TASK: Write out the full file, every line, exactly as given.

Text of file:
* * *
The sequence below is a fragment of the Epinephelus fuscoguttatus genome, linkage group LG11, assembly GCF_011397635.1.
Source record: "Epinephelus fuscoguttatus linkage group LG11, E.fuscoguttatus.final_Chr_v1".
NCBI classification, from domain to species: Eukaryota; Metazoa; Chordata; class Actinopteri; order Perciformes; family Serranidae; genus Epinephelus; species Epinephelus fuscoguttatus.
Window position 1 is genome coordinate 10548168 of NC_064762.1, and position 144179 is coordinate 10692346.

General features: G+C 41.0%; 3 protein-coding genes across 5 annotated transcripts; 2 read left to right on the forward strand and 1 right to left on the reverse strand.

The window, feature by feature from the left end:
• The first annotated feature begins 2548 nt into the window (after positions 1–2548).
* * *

The sequence below is a fragment of the Epinephelus fuscoguttatus genome, linkage group LG11, assembly GCF_011397635.1.
Source record: "Epinephelus fuscoguttatus linkage group LG11, E.fuscoguttatus.final_Chr_v1".
NCBI classification, from domain to species: Eukaryota; Metazoa; Chordata; class Actinopteri; order Perciformes; family Serranidae; genus Epinephelus; species Epinephelus fuscoguttatus.
Window position 1 is genome coordinate 10548168 of NC_064762.1, and position 144179 is coordinate 10692346.

General features: G+C 41.0%; 3 protein-coding genes across 5 annotated transcripts; 2 read left to right on the forward strand and 1 right to left on the reverse strand.

The window, feature by feature from the left end:
• The first annotated feature begins 2548 nt into the window (after positions 1–2548).